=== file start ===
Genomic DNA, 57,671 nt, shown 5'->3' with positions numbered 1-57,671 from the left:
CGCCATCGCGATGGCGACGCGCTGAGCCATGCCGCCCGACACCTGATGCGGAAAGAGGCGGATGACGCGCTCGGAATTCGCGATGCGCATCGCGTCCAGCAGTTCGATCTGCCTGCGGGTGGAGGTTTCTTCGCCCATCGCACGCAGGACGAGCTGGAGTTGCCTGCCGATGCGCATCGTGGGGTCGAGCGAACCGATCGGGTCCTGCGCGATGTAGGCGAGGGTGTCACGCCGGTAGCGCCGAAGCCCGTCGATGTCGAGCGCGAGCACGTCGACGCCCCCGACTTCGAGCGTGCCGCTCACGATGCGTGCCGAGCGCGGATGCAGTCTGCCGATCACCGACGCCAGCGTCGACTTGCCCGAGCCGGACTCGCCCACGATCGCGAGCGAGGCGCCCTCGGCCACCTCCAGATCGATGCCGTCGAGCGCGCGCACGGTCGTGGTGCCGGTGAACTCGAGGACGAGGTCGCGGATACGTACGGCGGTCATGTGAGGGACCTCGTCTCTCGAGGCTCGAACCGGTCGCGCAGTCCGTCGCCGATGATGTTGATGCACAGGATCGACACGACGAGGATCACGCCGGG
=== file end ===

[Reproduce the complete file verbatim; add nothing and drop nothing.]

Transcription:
Genomic DNA, 57,671 nt, shown 5'->3' with positions numbered 1-57,671 from the left:
CGCCATCGCGATGGCGACGCGCTGAGCCATGCCGCCCGACACCTGATGCGGAAAGAGGCGGATGACGCGCTCGGAATTCGCGATGCGCATCGCGTCCAGCAGTTCGATCTGCCTGCGGGTGGAGGTTTCTTCGCCCATCGCACGCAGGACGAGCTGGAGTTGCCTGCCGATGCGCATCGTGGGGTCGAGCGAACCGATCGGGTCCTGCGCGATGTAGGCGAGGGTGTCACGCCGGTAGCGCCGAAGCCCGTCGATGTCGAGCGCGAGCACGTCGACGCCCCCGACTTCGAGCGTGCCGCTCACGATGCGTGCCGAGCGCGGATGCAGTCTGCCGATCACCGACGCCAGCGTCGACTTGCCCGAGCCGGACTCGCCCACGATCGCGAGCGAGGCGCCCTCGGCCACCTCCAGATCGATGCCGTCGAGCGCGCGCACGGTCGTGGTGCCGGTGAACTCGAGGACGAGGTCGCGGATACGTACGGCGGTCATGTGAGGGACCTCGTCTCTCGAGGCTCGAACCGGTCGCGCAGTCCGTCGCCGATGATGTTGATGCACAGGATCGACACGACGAGGATCACGCCGGG